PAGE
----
I AM SURROUNDED by suggestions that I really should be bicycling.
Our Patch Pros talked last week about preparing for RAGBRAI, our pal Chuck Offenburger plans to talk about it on Patch Monday, and a group of cancer survivors whose treatments took them to the brink of death are competing in the Race Across America.
If they can do it, what, pray tell, is holding me back?
Fear. Unadulterated fear. With good reason. More about that later.
I bought a bicycle, cheap, a few years ago. At midlife, I had convinced myself I was ready to mount a two-wheeled steed and attempt to relearn something I was never very good at in the first place.
It had 15 speeds and cost $55. That calculates to about $3.65 per gear. It seemed like a bargain that seemed too good to pass up at the time because it left plenty of money in the “Get Fit, Even If It Kills You” budget for antiseptic to treat scraped knees and anodyne to numb sore muscles.
I threw the pedal back to engage the brakes. It spun around like a top. In mid-turn, I attempted to dismount, a disastrous choice that only compounded the damage to my body, my clothing and my ego.
And a helmet. Definitely a helmet. Everyone who knows me says so, that the next head blow could be The One and that I shouldn't restrict my helmet-wearing to bicycle riding. So, it must be true.
I never bought the helmet. One spin around the yard, where the landing would presumably be soft, convinced me there had to be another way to get fit, even if it kills me. (Given my bicycle-riding history, I’m not being overly dramatic for the sake of a metaphor.)
So I gave the $55 bicycle away, to a kid who desperately wanted a bicycle, but whose family couldn’t afford to buy him one. So the money wasn’t wasted — only the dream.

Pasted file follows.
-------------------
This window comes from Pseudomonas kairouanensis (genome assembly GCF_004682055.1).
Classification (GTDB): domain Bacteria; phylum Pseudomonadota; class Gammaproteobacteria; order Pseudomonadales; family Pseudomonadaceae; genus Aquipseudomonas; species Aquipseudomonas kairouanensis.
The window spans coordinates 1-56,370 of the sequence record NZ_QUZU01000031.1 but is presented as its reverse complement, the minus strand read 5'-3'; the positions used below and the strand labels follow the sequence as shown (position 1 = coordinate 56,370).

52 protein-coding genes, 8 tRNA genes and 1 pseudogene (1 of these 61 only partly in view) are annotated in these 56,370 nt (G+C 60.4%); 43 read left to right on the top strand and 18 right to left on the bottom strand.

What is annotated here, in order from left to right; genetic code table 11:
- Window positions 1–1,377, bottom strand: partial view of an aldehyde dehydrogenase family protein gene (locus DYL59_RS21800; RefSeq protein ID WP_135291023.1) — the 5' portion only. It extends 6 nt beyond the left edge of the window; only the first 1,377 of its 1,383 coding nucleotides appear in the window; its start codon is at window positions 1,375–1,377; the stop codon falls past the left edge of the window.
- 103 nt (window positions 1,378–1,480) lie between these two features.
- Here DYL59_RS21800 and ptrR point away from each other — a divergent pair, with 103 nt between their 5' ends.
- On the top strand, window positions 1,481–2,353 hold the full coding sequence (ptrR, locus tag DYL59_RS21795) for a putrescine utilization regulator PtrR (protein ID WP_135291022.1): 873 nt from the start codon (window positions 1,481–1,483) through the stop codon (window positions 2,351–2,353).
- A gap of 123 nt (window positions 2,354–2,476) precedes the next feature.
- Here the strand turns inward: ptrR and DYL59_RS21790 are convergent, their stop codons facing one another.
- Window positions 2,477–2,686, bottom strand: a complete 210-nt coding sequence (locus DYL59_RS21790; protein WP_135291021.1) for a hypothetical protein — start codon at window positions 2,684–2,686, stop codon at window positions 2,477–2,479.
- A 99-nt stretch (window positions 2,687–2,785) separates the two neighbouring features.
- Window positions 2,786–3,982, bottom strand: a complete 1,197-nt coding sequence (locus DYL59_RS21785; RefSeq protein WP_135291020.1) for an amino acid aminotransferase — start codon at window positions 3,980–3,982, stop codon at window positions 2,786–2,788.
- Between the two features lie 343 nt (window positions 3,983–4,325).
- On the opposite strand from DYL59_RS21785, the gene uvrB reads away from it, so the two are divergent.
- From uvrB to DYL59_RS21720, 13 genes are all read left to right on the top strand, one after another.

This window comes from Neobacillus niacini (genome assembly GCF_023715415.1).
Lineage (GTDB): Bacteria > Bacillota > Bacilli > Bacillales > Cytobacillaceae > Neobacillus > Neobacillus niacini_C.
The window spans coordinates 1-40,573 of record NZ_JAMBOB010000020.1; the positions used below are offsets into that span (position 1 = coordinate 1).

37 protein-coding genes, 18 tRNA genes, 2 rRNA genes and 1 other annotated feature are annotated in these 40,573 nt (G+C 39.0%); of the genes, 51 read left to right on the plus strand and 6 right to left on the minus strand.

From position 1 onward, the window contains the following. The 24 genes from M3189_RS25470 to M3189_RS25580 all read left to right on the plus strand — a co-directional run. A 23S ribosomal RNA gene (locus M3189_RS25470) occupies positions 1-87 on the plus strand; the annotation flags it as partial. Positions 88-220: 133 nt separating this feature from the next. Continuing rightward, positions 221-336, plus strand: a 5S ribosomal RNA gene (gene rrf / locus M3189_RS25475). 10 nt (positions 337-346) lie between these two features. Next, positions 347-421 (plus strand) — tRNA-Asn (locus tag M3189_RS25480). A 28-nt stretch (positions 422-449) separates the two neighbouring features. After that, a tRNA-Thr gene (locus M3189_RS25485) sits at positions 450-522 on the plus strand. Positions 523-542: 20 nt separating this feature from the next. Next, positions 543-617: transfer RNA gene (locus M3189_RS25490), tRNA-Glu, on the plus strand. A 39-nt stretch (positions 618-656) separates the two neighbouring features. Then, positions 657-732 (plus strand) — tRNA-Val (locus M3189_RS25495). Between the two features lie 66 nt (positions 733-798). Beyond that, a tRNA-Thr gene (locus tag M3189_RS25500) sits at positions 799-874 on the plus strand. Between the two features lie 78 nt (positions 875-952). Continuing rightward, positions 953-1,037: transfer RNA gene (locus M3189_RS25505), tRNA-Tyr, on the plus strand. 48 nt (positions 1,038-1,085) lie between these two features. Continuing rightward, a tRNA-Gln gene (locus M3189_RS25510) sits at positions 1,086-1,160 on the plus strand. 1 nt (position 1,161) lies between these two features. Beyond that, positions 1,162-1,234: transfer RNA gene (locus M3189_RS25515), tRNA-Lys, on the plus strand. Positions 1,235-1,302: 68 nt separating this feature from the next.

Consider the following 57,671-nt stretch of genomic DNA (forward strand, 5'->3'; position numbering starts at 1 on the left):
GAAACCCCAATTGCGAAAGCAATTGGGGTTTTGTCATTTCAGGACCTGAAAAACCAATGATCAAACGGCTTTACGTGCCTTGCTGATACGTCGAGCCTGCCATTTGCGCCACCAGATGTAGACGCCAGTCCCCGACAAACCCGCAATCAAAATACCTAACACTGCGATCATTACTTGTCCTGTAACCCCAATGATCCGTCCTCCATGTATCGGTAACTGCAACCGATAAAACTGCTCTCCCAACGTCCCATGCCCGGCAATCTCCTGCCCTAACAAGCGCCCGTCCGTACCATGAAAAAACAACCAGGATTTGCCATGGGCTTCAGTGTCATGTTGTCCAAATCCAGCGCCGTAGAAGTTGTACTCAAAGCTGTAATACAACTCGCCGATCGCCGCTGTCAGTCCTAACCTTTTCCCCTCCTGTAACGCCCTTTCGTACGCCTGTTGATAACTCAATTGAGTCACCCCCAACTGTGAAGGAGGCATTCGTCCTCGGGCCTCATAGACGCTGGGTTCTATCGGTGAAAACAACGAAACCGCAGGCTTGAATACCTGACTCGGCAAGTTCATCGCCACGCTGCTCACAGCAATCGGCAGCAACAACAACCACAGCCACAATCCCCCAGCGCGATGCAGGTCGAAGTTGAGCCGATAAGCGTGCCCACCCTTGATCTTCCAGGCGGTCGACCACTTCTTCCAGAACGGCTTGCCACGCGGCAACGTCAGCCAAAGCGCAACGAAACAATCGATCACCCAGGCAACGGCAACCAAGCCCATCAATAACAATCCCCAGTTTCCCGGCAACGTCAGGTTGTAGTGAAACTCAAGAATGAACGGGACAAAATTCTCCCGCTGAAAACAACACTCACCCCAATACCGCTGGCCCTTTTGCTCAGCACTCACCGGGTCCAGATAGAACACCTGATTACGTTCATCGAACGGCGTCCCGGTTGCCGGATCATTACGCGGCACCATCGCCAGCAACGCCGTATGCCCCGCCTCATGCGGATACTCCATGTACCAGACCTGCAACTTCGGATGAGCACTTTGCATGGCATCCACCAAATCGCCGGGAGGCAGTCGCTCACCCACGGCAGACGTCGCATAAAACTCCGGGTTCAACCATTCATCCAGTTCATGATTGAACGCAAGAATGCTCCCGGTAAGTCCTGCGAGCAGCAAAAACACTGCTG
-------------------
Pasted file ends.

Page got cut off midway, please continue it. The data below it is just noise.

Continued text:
As a young girl, I rode a bicycle that had been cobbled from two. It was a boys' bike. I’d like to say our family was ahead of its time and we were the original unisex bicycle pioneers, but the truth was, we were poor.
Envious yet stoic, I admired my friends’ pink bicycles with spangles dangling from the handlebars and baskets adorned with big plastic daisies. Surely, I’ll be forgiven for the fib that I rode a boys’ bike because a girl could do anything a boy could do. It did, after all, turn out to be true.
The bicycle represented freedom, a way off the farm and away from my six siblings to define myself outside their shadows. But then I turned 16, and the two-wheeled mode of transportation — and by this time, especially the bike of my childhood dreams with a dorky basket with flowers and spangles on the handlebars — held no appeal. The 390 V-8 in the garage, even if it was a practical station wagon that seated nine comfortably, was the only way to travel.
Bicycle riding was just another childhood memory until about 20 years ago, when friends suggested I join them on a ride on a fine summer day. They had a spare, and I thought it might evoke a nice memory, no longer embarrassed by my makeshift bike, but appreciative of the innovation hardship can foster.
I assumed – and within moments I knew how dangerous assumptions can be on two-wheeled contraptions – that those contraptions on the handlebars were gear-shifters. There was no need to worry about them, because I wouldn’t be going that fast after decades of driving where I wanted to go.
Clipping along at a good speed, I hit a T-intersection.
I threw the pedal back to engage the brakes. It spun around like a top.
In mid-turn, I attempted to dismount, a disastrous choice that only compounded the damage to my body, my clothing and my ego. The brakes, my friends told me too late, were controlled by those gizmos on the handlebars.
What's the best way for a novice – and by novice, we really mean first-time – bicycle rider to get in shape? Tell us below in comments.
I should have asked more questions before I agreed to be part of the folly.
Trouper that I am, I got back on the bike. When it came time to stop again, I gripped both of the thingamajobs on the handlebar with all my might. Any experienced bike rider knows what happened next:
End over end, head over heels. I walked the bike home.
The best part of the story occurred two days later, when a guy I knew stopped by and tried to sell me a life insurance annuity plan. He looked me up and down, did a mental calculation of the bandages, scrapes and bruises, and said:
“Looks like I got here just in time.”
I remain not against bike riding, but wary of it. Would anyone think it strange to see a middle-aged woman using training wheels?